A week ago I posted a video of a 47-year old university lecturer and his last speech.
He is dying of pancreatic cancer.
If you haven’t watched it then check it out here:
The full version is 1 hour 44 mins, but the 9 minute interview is much more pithy.
How do you summarize a life in one lecture?
You can’t. Randy doesn’t.
As a counselor I wanted to let Randy Pausch present to you himself before I commented. Because I want to talk about his story behind the story, or at least what can be glimpsed from his lecture.
So many people come to me, and they tell me how wonderful life is for everyone else. Everyone else has more confidence, more success, more fun, more of whatever they feel they are lacking.
It’s not my experience.
I see people who come in and drop the facade that they present to others every day, and they are just as fragile underneath as anyone else.
From politicians to performers, from business people to house wives, I have seen them all in a very different light. My line of work gives me an alternate bias to understanding life.
I see its apparent failings more than its successes.
And so in the light of the inspirational video I want to give you this perspective too. That in all the inspiration there are very human underpinnings we all share.
Randy is not lying when he says “Don’t pity me”, and “I’m not in denial”, he is selecting. He has a purpose for the end of his life, and no time or opportunities to waste.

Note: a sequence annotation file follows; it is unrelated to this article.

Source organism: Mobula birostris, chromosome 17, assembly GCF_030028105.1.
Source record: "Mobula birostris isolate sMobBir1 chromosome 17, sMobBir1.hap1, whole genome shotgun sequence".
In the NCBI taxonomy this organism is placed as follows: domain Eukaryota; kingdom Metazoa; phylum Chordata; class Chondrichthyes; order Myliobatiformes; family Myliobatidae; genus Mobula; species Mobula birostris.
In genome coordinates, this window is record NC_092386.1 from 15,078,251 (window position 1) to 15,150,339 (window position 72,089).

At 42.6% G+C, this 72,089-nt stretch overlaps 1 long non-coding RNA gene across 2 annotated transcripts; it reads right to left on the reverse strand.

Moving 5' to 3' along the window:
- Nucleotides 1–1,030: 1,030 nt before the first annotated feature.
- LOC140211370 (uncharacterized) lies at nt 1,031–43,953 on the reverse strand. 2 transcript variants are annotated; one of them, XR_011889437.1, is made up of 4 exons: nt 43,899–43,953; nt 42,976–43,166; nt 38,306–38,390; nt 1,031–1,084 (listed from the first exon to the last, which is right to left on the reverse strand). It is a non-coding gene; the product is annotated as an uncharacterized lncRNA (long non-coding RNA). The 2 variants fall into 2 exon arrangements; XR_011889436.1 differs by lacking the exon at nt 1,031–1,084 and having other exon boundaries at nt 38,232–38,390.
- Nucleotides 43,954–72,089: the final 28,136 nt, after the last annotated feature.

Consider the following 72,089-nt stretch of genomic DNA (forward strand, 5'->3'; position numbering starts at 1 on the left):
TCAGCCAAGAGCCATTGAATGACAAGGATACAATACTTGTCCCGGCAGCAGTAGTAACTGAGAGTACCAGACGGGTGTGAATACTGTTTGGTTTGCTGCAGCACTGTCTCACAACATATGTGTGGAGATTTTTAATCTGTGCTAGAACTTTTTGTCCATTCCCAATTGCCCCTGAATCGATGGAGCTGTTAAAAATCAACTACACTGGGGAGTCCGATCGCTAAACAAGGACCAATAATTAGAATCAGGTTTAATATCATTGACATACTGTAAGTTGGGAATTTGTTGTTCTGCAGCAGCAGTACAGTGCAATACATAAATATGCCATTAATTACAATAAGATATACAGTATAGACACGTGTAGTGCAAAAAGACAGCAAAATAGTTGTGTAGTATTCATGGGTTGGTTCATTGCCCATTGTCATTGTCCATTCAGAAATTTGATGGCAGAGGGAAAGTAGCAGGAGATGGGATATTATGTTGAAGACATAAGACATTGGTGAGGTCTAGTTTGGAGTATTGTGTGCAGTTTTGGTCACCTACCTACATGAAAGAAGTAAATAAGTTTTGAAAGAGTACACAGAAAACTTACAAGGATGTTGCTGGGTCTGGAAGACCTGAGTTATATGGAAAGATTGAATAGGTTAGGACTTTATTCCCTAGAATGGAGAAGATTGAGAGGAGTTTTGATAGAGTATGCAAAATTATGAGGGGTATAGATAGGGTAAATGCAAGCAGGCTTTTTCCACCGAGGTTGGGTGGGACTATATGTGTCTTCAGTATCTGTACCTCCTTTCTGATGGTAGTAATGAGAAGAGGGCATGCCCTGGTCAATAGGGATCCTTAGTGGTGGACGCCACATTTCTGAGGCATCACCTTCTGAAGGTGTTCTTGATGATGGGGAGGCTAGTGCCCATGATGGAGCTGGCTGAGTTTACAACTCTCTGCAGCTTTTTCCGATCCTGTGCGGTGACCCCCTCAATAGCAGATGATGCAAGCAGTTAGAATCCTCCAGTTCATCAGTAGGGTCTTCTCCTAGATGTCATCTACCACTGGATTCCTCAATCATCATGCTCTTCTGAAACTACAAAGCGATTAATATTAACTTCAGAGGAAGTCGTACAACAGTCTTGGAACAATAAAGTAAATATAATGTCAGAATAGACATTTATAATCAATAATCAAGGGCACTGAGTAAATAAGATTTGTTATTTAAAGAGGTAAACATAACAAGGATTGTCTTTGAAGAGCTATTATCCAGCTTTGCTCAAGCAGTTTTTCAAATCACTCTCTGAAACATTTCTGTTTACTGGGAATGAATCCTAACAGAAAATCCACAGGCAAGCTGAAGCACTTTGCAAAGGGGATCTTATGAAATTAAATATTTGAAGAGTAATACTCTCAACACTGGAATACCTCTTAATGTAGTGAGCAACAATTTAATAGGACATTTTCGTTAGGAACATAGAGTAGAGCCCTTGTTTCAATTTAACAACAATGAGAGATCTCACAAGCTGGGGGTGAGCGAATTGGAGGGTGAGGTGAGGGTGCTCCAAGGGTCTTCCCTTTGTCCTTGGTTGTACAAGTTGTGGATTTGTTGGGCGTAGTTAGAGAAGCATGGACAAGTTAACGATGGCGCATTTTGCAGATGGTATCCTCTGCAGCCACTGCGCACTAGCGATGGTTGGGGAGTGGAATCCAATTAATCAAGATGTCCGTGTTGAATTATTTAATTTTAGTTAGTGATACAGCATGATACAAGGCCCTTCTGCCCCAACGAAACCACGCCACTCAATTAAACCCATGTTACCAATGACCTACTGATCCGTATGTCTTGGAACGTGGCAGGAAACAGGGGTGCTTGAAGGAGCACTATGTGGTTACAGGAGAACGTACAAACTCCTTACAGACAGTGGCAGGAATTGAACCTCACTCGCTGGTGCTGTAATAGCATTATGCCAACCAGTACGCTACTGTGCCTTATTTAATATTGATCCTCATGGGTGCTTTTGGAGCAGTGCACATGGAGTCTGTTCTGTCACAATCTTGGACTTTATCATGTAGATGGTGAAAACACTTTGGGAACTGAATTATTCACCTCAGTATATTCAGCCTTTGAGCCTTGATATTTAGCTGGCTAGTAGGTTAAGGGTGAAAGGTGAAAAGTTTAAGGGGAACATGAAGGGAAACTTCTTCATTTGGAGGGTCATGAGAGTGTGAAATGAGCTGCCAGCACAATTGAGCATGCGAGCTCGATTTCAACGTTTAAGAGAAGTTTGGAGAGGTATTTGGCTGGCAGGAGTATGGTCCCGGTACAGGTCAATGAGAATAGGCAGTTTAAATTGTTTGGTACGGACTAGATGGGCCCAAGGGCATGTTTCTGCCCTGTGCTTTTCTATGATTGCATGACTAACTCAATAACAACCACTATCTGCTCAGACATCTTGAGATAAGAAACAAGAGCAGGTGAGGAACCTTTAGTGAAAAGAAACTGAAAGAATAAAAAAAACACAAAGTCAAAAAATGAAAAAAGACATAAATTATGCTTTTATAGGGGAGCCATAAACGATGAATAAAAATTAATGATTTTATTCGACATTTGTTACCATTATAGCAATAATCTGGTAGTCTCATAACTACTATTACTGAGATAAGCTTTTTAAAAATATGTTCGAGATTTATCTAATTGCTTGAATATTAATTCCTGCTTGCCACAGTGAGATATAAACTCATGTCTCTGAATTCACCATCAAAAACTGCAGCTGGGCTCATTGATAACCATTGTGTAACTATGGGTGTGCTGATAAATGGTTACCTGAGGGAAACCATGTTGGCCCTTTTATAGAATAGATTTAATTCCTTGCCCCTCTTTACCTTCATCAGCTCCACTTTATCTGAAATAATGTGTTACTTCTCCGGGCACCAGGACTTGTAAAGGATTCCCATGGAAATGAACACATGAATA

What you see compressed into his talk is like seeing the final work after you have put all the rough drafts into the bin. But he got there by the rough drafts, and don’t let anyone forget that when they try to emulate him.
His humor he acknowledges, tends to be black. He has had tears, and will have more. His death is unlikely to be pleasant.
He gives a lecture because that is what his training has been for much of his life. An artist might paint, a poet might write, but his self-expression is a lecture.
Could we all be an inspiration to others?
I say yes.
As long as you understand that there is 9/10ths below the tip of any iceberg, no matter how high it towers. Like Randy, at least acknowledge that the other 9/10ths exist, then ask yourself what you are going to put in that 1/10th and what flag you fly at the very top.
-Dr Martin Russell